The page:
Jay Z and Cyhi the Prynce, photographed backstage during the Atlanta stop of the “Magna Carter World Tour” on December 27, 2013.
In a recent interview with Billboard magazine—conducted ahead of the release of his debut album No Dope on Sundays—Cyhi spoke on his relationship with the God MC, who he sees as his mentor: “I grew up idolizing this man. I shouldn’t have idolized him, but it is like, JAY-Z felt like my second father. The thing that JAY-Z did for me was the ability to listen to him on songs, and he then he would solidify the things my OGs would tell me. I’d have these old dudes tell me, ‘Maybe you should do this,’ then I’d go and listen to a JAY-Z song, and he’d say the exact same thing. Those are the moments that felt like, 'Yeah! Okay, these are cardinal rules. I am not going to do this.'
Then, when I met him, he was kicking it with me like I already knew him. I remember getting invited to Easter Sunday dinner, or coming to his house. You’d see Blue running around, Beyoncé, and it’s just like, 'Wow! Where am I at?’ It is surreal. You would think I’d need a million dollars, and I would have to be a super-duper successful artist in order to be able to have this kind of conversation or to share dialogue with somebody of this magnitude, and he treats me like I am family. Jay will tell me, ‘Bruh, come on over.’ We can go to the basement and kick it, share a cigar, and I feel like, ‘Man! I am at JAY-Z’s house.’ It still feels crazy.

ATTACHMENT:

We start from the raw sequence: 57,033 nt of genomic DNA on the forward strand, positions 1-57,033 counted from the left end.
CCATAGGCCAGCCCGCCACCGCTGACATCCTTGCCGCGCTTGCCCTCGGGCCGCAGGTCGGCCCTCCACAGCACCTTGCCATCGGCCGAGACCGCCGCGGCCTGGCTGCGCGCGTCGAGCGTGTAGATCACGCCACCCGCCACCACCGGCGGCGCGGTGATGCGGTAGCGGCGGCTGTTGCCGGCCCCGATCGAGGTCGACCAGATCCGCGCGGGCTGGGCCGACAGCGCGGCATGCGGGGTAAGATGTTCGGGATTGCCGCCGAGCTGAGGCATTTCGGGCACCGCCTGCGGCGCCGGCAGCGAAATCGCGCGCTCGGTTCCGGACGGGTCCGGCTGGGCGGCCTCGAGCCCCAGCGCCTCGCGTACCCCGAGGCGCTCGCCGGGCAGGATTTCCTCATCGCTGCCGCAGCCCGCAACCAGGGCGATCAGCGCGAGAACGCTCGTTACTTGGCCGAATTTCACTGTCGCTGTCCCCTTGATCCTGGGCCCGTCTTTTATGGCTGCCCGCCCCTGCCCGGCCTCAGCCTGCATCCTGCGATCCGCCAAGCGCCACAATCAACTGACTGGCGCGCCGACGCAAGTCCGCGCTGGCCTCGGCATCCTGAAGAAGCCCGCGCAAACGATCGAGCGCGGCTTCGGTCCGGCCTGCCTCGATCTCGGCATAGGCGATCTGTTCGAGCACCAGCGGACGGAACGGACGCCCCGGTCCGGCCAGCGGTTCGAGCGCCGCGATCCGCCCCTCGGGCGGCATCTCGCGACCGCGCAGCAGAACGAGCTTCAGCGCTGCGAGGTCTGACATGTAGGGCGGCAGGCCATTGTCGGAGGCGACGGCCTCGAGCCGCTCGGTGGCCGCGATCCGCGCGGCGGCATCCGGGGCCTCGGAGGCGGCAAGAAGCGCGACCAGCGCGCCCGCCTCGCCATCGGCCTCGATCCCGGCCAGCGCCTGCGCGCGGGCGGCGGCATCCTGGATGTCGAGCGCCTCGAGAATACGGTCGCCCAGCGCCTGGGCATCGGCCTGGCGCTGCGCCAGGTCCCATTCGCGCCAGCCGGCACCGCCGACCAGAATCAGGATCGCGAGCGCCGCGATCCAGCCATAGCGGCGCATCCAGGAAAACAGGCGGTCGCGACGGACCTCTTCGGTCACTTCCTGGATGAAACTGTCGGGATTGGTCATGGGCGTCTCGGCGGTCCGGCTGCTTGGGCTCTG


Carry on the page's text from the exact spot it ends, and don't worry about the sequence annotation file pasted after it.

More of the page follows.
He’s the god of Black people, to me. It is just like, JAY-Z is what Martin Luther King Jr. would have been if they did not take his life. You know MLK didn’t get to reap all the benefits he should have. Back in the day, different kings from different countries used to try and send MLK crowns. There were these all gold crowns with rubies, and diamonds in them … So, I believe JAY-Z is the poster child for what every young Black man who came from the struggle went through. I think that is who JAY-Z is. So, that is why he is a big mentor to me.”